The notion that social media titan Facebook and search engine behemoth Google should pay a bit of tax on the amount of money they earn from this country, as proposed this week by the Government, isn't new. But they won't be keen.

After all it's been tried before. John Key had a go in 2016 when he met Facebook founder Mark Zuckerberg at an Apec summit in Peru. "I was reasonably blunt," said Key. "I said I thought Facebook did have an issue in terms of its global tax … and I thought he needed to change that."

Strangely, Zuckerberg didn't follow up. It was a bit like telling Genghis Khan he might want to take a look at his table manners.


But perhaps we're being ambitious. Perhaps we should start by taxing Myspace and Askjeeves (now and work up from there.

Google has been making money here out of collecting your personal information and selling it for more than 20 years. Why should it change when it can get away with it and their customers don't seem to mind? It's not likely they will withdraw their services and throw us back into the cyber stone age.

With great profits should come great tax obligations, but your social media giants aren't really into that. Nor are they that fussed about any social obligations that their name might suggest.

It might be better if we first worked to expose their promotion of lies as news and provision of a safe place for malevolent bigots, and then tried to take their money.
There's also the matter of what they do in the shadows. – hardly known as a pack of left-wing firebrands– described Google as a "pioneer of surveillance capitalism, effectively monetising all the possible data".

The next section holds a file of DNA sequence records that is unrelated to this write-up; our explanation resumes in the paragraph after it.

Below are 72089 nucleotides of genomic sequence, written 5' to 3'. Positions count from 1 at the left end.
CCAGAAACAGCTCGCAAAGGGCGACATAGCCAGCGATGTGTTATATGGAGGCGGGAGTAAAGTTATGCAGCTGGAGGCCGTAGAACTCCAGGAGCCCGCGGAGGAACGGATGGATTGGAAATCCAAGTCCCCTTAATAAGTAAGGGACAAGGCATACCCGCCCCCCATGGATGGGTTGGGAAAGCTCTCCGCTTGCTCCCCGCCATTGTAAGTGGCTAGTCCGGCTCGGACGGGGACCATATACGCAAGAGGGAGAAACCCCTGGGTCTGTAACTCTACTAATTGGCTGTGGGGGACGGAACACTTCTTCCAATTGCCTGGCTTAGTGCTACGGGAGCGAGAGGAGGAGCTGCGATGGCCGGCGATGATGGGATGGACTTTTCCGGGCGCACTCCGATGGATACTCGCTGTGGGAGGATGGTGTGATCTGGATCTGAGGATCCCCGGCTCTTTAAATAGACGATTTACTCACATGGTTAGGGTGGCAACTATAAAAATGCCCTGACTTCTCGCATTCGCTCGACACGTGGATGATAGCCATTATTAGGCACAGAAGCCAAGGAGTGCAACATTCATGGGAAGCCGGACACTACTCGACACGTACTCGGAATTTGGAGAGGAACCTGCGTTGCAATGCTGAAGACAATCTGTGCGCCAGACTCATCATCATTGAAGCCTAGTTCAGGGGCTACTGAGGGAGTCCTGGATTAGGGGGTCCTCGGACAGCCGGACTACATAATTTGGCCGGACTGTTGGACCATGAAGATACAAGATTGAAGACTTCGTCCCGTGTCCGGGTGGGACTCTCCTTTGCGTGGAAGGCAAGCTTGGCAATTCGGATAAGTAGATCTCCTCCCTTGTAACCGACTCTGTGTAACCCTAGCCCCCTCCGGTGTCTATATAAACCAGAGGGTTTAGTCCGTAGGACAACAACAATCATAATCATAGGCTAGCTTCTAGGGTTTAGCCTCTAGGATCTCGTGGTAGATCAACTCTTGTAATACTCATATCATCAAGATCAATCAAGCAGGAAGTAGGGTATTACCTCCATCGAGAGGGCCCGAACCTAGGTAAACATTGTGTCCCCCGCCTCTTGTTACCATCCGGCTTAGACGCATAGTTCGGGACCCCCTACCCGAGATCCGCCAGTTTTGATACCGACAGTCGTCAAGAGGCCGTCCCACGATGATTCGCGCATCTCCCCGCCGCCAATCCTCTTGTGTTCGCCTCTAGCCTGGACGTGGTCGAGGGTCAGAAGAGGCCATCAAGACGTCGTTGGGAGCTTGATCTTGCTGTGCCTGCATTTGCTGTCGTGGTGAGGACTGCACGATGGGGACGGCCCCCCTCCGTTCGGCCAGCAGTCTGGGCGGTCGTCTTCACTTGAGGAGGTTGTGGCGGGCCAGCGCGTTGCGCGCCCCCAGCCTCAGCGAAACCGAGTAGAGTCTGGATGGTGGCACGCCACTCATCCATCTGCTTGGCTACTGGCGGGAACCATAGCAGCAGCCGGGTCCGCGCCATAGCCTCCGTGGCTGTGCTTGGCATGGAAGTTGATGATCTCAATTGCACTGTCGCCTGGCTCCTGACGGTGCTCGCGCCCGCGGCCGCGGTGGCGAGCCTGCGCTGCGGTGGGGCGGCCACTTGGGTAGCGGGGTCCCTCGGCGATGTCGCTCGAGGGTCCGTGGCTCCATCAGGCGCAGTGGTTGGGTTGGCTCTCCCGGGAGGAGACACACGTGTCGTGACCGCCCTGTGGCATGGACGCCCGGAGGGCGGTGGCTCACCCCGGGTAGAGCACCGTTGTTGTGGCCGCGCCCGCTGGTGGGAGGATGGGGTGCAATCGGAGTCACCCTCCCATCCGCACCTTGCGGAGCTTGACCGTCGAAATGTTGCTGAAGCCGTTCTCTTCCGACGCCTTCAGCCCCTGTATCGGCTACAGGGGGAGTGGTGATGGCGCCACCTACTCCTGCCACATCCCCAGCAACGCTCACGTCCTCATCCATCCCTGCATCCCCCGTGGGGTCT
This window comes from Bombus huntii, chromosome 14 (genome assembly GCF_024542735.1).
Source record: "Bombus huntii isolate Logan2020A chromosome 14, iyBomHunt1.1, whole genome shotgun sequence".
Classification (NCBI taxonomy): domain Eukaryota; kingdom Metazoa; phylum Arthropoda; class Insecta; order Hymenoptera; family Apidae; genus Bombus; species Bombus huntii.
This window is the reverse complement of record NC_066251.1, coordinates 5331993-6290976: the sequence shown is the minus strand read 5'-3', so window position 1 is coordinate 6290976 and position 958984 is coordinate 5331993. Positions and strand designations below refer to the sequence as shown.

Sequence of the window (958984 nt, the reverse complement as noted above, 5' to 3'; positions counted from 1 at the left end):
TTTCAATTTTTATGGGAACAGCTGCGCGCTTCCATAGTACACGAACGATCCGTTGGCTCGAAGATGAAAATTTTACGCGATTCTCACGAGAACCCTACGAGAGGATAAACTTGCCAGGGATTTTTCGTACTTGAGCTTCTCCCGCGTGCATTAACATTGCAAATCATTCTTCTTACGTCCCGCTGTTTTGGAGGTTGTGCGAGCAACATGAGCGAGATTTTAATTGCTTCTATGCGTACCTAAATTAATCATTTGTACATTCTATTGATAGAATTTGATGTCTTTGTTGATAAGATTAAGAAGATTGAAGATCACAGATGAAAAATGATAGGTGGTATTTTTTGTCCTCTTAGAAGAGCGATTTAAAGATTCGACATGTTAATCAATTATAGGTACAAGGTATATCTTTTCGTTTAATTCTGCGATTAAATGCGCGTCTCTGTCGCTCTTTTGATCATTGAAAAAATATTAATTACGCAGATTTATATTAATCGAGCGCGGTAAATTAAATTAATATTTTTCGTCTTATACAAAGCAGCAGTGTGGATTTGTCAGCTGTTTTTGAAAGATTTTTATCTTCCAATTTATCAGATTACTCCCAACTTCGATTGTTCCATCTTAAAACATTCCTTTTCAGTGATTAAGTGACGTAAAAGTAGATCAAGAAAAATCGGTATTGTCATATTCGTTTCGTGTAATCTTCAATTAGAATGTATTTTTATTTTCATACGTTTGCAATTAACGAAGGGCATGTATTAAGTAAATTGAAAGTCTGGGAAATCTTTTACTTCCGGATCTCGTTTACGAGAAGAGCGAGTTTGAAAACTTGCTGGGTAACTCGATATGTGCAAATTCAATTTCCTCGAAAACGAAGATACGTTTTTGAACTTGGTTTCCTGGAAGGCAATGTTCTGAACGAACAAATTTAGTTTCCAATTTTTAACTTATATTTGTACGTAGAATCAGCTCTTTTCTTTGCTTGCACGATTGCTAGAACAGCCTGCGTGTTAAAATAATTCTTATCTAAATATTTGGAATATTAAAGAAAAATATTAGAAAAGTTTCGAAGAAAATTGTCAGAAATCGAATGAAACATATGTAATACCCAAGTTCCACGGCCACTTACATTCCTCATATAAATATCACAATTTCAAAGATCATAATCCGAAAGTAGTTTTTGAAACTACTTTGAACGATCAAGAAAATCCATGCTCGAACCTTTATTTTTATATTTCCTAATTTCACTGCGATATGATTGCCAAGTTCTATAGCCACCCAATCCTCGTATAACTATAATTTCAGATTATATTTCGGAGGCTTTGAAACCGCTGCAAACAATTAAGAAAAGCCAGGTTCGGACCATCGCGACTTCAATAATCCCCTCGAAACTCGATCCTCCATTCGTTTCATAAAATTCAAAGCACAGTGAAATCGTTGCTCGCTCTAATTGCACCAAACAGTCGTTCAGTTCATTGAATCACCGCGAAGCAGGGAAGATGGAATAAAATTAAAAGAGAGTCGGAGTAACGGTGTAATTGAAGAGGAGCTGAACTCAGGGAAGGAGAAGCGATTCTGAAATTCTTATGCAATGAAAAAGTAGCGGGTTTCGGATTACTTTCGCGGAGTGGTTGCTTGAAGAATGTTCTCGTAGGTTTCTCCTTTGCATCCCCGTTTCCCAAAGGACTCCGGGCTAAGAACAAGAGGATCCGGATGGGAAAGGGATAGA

All the possible data means whatever you enter through the search engine. It knows everything about you, which might be fine by you, but should also be your conscious decision.

Companies this unscrupulous are not likely to embrace the opportunity to pay tax. In the US, Amazon is paying no tax on profits of $11.2 billion. The US is renowned as a great place to do business.

This reluctance of such companies to pay their fair share raises some basic questions: WTF? How dare they? Who do they think they are? And can we hope to do anything about it?

Yes we can. In Australia, where they may not care about indigenous or refugee rights but are passionate about money, Facebook last year made a loss because it had to pay a tax bill stretching back nearly 10 years.


The difference between sites such as Amazon on the one hand and Google and Facebook on the other is that in the former case money changes hands, whereas in the latter the monetisation is invisible. We think we're getting it for free but we pay in the form of ads targeted at us when we give away our data.

These are not quality organisations. They are both determined to wipe out or at best render insignificant any competition as they continue their headlong march to monopoly. One of the reasons they don't want to pay tax is that they need the money to buy up their competition and render it impotent. They may be social, but they're bad at sharing. The focus needs to be on them in the tax discussion because before long they are the only ones who will be in the game.

Their income is only going to grow. For the sake of argument, let's assume the companies do pay their share of honestly assessed tax now and in the future. Could we even use that much money? Probably, but only if we put Shane Jones in charge of spending it.